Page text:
Warners first began promoting “TDKR” on a worldwide basis via the May 2011 launch of the film’s official website, leading to the reveal of the first image of villain Bane. Trailers were attached to the final “Harry Potter” film and “The Avengers,” and fans have been deluged with images and clips. Warners has set the U.S. premiere for July 16 in New York, with the European preem in London two days later.

Warners isn’t pretending that the latest Batman pic is an “Avengers”-style superhero romp; indeed, “The Dark Knight Rises” is being marketed as the final chapter in Nolan’s trilogy — and looks as serious as a heart attack, with plenty of images of terrorist confrontations in the streets of Gotham and a haggard, incapacitated Bruce Wayne.

“Dark Knight Rises” also has a relatively lengthy running time of about 2 hours, 45 minutes, which limits the number of screenings possible per day. And exchange rates — which benefit U.S. studios when the dollar is weaker vs. foreign currency — have risen 14% since “The Dark Knight” came out.

Batman Begins,” Nolan’s revamp of the franchise in 2005, grossed $205 million in the U.S. and $168 million overseas and performed more in line with the superhero genre of films of the time. The four Batman films prior to “Begins” averaged about $130 million at the foreign box office — with none exceeding $152 million internationally.

While it wasn’t an international juggernaut, “Batman Begins” succeeded at least in redefining the way international auds viewed the Batman character. Well received by critics, the pic overperformed on homevideo, and the franchise picked up serious steam abroad when “The Dark Knight” opened in 2008. In the U.K., the biggest market outisde the U.S. for both films in the series, grosses jumped from $29.7 million for “Begins” to $96 million for “Dark Knight.”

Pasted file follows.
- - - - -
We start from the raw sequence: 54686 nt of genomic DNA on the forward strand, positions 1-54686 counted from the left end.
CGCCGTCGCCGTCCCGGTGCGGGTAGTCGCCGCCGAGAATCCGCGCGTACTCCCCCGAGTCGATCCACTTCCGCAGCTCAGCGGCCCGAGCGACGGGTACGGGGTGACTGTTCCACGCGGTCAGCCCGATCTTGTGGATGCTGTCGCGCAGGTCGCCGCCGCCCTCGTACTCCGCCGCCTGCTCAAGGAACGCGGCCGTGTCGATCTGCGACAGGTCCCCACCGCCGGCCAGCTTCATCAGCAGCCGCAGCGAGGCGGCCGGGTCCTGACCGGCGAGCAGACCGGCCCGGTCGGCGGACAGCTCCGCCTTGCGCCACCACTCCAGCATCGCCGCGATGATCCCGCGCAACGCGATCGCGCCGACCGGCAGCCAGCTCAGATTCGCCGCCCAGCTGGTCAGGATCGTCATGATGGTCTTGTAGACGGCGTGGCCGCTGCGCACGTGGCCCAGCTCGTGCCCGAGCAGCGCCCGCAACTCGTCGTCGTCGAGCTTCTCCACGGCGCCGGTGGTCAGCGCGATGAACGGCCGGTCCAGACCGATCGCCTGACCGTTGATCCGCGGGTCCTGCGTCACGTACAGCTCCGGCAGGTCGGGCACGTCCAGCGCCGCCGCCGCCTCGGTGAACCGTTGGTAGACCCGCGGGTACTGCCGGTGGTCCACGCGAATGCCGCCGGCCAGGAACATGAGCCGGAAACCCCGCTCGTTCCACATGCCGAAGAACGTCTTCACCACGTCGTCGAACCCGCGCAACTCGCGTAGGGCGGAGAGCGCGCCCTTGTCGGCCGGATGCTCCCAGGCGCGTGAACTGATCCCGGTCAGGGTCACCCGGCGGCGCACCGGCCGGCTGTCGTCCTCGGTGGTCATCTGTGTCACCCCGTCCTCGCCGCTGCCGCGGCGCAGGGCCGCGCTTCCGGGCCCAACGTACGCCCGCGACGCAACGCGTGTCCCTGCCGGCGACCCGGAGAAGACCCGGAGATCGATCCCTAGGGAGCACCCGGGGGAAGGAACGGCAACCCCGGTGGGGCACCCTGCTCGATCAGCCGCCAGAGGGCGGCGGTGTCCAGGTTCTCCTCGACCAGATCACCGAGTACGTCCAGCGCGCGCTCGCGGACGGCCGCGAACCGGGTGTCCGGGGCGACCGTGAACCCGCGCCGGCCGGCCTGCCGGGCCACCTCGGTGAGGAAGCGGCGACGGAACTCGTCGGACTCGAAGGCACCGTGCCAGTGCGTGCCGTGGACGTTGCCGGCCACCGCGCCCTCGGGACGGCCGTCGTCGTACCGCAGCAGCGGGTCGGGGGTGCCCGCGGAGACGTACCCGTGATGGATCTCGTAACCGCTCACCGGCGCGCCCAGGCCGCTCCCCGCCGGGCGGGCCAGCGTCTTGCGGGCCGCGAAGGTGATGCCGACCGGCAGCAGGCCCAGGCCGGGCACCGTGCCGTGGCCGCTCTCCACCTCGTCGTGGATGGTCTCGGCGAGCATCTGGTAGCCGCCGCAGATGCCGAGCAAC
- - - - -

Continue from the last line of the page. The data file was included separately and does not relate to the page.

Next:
“Dark Knight” caught on everywhere else, too, for an international cume of $469 million, by broadening out to play more like an event film — as opposed to a superhero movie — in many other markets. “Batman Begins” toppped $10 million in four markets. Three years later, “The Dark Knight” topped $20 million in eight markets as the overall foreign gross more than doubled.

The biggest increases in grosses were eye-popping: Germany went from $6.9 million on the first film to $30.5 million on the second, making it the pic’s the third-highest market. South Korea grew 300%, from $6 million to $25.4 million; Australia rose 265% from $12 million to $44 million; Brazil nearly tripled, from $7.3 million to $20.7 million; and several midlevel markets such as Argentina, Austria, New Zealand, Norway and Sweden all topped $5 million.

As with any other studio these days, Warners has to play an increasingly international game. The eight “Harry Potter” films took in the lion’s share of their $7.7 billion in worldwide grosses outside the U.S. with 69%, or $5.3 billion, vs. $2.4 billion domestically.

With international markets providing nearly all the growth in moviegoing in recent years, the foreign factor is crucial both for “The Dark Knight Rises” and Warner releases including big-budget bets such as Zack Snyder’s “Man of Steel,” Peter Jackson’s “Hobbit” films, Baz Luhrmann’s “The Great Gatsby,” Todd Phillips’ “The Hangover Part III,” Bryan Singer’s “Jack the Giant Killer” and Guillermo del Toro’s “Pacific Rim.”